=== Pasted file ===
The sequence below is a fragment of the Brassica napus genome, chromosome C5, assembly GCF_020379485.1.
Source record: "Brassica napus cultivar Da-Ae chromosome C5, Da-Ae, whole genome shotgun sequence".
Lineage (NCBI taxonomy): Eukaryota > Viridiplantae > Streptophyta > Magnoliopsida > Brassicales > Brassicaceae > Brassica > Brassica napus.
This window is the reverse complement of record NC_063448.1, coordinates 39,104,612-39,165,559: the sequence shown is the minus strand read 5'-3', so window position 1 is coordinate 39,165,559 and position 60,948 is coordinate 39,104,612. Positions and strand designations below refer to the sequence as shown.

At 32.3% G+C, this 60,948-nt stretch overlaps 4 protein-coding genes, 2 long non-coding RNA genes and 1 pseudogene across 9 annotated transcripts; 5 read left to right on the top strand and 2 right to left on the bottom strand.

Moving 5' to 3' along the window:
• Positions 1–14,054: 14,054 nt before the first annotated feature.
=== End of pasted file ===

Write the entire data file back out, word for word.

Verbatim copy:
The sequence below is a fragment of the Brassica napus genome, chromosome C5, assembly GCF_020379485.1.
Source record: "Brassica napus cultivar Da-Ae chromosome C5, Da-Ae, whole genome shotgun sequence".
Lineage (NCBI taxonomy): Eukaryota > Viridiplantae > Streptophyta > Magnoliopsida > Brassicales > Brassicaceae > Brassica > Brassica napus.
This window is the reverse complement of record NC_063448.1, coordinates 39,104,612-39,165,559: the sequence shown is the minus strand read 5'-3', so window position 1 is coordinate 39,165,559 and position 60,948 is coordinate 39,104,612. Positions and strand designations below refer to the sequence as shown.

At 32.3% G+C, this 60,948-nt stretch overlaps 4 protein-coding genes, 2 long non-coding RNA genes and 1 pseudogene across 9 annotated transcripts; 5 read left to right on the top strand and 2 right to left on the bottom strand.

Moving 5' to 3' along the window:
• Positions 1–14,054: 14,054 nt before the first annotated feature.